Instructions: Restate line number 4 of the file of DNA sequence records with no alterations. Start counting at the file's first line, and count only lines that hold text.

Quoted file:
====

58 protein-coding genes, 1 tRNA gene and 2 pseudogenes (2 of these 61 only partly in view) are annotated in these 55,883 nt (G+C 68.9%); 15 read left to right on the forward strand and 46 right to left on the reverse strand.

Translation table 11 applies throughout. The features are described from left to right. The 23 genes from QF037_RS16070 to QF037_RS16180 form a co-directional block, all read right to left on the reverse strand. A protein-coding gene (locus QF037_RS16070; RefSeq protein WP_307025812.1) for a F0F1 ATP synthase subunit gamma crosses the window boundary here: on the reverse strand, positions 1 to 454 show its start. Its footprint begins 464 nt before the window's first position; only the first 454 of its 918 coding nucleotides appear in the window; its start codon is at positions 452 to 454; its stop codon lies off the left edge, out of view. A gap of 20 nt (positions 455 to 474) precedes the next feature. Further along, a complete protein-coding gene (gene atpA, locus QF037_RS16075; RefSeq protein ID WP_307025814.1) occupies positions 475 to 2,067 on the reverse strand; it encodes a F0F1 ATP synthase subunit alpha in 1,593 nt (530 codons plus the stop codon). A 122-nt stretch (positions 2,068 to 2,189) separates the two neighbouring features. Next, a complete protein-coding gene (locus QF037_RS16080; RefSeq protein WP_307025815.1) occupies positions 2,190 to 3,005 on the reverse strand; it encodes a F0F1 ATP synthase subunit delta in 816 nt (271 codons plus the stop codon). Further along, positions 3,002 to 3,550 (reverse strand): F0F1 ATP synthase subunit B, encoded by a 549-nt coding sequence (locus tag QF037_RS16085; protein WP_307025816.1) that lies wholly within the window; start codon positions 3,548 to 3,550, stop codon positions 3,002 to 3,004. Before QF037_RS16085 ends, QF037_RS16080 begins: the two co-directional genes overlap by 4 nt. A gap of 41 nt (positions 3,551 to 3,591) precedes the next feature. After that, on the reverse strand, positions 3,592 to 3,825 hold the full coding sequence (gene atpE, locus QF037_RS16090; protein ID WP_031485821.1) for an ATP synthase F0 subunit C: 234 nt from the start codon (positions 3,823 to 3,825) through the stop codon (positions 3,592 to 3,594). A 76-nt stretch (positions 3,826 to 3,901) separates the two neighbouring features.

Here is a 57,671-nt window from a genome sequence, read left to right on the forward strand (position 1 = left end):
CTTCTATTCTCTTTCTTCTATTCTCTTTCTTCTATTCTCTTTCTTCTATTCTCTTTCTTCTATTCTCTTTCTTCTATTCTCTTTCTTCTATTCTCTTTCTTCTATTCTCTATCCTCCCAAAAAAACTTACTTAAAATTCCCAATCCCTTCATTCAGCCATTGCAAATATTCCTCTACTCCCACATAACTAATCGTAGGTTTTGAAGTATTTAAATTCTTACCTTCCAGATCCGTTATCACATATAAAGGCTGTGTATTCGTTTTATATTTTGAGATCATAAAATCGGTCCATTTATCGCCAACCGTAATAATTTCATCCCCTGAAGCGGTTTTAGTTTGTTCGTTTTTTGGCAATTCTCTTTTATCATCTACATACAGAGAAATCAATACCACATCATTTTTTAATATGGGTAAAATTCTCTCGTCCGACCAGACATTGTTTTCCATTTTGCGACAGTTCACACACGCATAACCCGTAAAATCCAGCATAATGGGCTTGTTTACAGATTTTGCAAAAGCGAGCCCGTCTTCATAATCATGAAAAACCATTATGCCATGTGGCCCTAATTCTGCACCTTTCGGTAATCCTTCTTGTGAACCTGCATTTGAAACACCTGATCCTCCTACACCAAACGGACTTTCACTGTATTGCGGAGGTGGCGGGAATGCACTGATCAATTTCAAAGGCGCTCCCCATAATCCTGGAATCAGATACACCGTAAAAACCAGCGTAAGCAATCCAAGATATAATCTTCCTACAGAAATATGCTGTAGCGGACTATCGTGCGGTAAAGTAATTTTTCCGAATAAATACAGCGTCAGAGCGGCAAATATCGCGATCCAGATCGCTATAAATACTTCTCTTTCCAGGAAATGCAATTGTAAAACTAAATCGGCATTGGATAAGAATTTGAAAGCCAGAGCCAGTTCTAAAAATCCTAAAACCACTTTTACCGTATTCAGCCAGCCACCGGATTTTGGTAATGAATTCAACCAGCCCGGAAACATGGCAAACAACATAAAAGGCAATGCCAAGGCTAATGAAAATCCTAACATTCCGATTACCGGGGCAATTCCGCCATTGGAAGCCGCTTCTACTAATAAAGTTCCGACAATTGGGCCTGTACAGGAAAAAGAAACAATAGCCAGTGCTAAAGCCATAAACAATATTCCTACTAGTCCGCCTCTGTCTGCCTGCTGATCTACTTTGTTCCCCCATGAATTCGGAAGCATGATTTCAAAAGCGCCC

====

CTTCTATTCTCTTTCTTCTATTCTCTTTCTTCTATTCTCTTTCTTCTATTCTCTTTCTTCTATTCTCTTTCTTCTATTCTCTTTCTTCTATTCTCTTTCTTCTATTCTCTATCCTCCCAAAAAAACTTACTTAAAATTCCCAATCCCTTCATTCAGCCATTGCAAATATTCCTCTACTCCCACATAACTAATCGTAGGTTTTGAAGTATTTAAATTCTTACCTTCCAGATCCGTTATCACATATAAAGGCTGTGTATTCGTTTTATATTTTGAGATCATAAAATCGGTCCATTTATCGCCAACCGTAATAATTTCATCCCCTGAAGCGGTTTTAGTTTGTTCGTTTTTTGGCAATTCTCTTTTATCATCTACATACAGAGAAATCAATACCACATCATTTTTTAATATGGGTAAAATTCTCTCGTCCGACCAGACATTGTTTTCCATTTTGCGACAGTTCACACACGCATAACCCGTAAAATCCAGCATAATGGGCTTGTTTACAGATTTTGCAAAAGCGAGCCCGTCTTCATAATCATGAAAAACCATTATGCCATGTGGCCCTAATTCTGCACCTTTCGGTAATCCTTCTTGTGAACCTGCATTTGAAACACCTGATCCTCCTACACCAAACGGACTTTCACTGTATTGCGGAGGTGGCGGGAATGCACTGATCAATTTCAAAGGCGCTCCCCATAATCCTGGAATCAGATACACCGTAAAAACCAGCGTAAGCAATCCAAGATATAATCTTCCTACAGAAATATGCTGTAGCGGACTATCGTGCGGTAAAGTAATTTTTCCGAATAAATACAGCGTCAGAGCGGCAAATATCGCGATCCAGATCGCTATAAATACTTCTCTTTCCAGGAAATGCAATTGTAAAACTAAATCGGCATTGGATAAGAATTTGAAAGCCAGAGCCAGTTCTAAAAATCCTAAAACCACTTTTACCGTATTCAGCCAGCCACCGGATTTTGGTAATGAATTCAACCAGCCCGGAAACATGGCAAACAACATAAAAGGCAATGCCAAGGCTAATGAAAATCCTAACATTCCGATTACCGGGGCAATTCCGCCATTGGAAGCCGCTTCTACTAATAAAGTTCCGACAATTGGGCCTGTACAGGAAAAAGAAACAATAGCCAGTGCTAAAGCCATAAACAATATTCCTACTAGTCCGCCTCTGTCTGCCTGCTGATCTACTTTGTTCCCCCATGAATTCGGAAGCATGATTTCAAAAGCGCCC